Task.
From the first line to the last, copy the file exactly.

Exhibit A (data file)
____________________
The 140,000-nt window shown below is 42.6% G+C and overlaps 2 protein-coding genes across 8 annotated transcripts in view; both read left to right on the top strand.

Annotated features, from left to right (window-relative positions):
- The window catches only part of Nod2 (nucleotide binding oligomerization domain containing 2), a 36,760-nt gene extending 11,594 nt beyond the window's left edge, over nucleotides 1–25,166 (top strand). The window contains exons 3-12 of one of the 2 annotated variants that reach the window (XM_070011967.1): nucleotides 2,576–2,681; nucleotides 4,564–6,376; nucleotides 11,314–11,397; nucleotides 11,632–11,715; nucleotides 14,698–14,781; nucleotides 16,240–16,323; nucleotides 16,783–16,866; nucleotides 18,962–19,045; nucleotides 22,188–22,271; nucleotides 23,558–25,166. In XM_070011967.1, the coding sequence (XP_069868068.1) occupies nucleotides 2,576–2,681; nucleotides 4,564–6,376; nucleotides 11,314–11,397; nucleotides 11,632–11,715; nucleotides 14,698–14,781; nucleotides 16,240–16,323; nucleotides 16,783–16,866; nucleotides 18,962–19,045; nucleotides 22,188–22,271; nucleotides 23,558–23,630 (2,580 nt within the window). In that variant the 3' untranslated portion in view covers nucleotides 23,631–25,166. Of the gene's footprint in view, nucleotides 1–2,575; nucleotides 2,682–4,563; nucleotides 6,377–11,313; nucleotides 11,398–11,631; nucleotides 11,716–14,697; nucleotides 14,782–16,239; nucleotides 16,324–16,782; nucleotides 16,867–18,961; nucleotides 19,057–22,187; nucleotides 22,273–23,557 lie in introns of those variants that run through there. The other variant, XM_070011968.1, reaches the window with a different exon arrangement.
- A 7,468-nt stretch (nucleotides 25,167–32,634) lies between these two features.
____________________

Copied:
The 140,000-nt window shown below is 42.6% G+C and overlaps 2 protein-coding genes across 8 annotated transcripts in view; both read left to right on the top strand.

Annotated features, from left to right (window-relative positions):
- The window catches only part of Nod2 (nucleotide binding oligomerization domain containing 2), a 36,760-nt gene extending 11,594 nt beyond the window's left edge, over nucleotides 1–25,166 (top strand). The window contains exons 3-12 of one of the 2 annotated variants that reach the window (XM_070011967.1): nucleotides 2,576–2,681; nucleotides 4,564–6,376; nucleotides 11,314–11,397; nucleotides 11,632–11,715; nucleotides 14,698–14,781; nucleotides 16,240–16,323; nucleotides 16,783–16,866; nucleotides 18,962–19,045; nucleotides 22,188–22,271; nucleotides 23,558–25,166. In XM_070011967.1, the coding sequence (XP_069868068.1) occupies nucleotides 2,576–2,681; nucleotides 4,564–6,376; nucleotides 11,314–11,397; nucleotides 11,632–11,715; nucleotides 14,698–14,781; nucleotides 16,240–16,323; nucleotides 16,783–16,866; nucleotides 18,962–19,045; nucleotides 22,188–22,271; nucleotides 23,558–23,630 (2,580 nt within the window). In that variant the 3' untranslated portion in view covers nucleotides 23,631–25,166. Of the gene's footprint in view, nucleotides 1–2,575; nucleotides 2,682–4,563; nucleotides 6,377–11,313; nucleotides 11,398–11,631; nucleotides 11,716–14,697; nucleotides 14,782–16,239; nucleotides 16,324–16,782; nucleotides 16,867–18,961; nucleotides 19,057–22,187; nucleotides 22,273–23,557 lie in introns of those variants that run through there. The other variant, XM_070011968.1, reaches the window with a different exon arrangement.
- A 7,468-nt stretch (nucleotides 25,167–32,634) lies between these two features.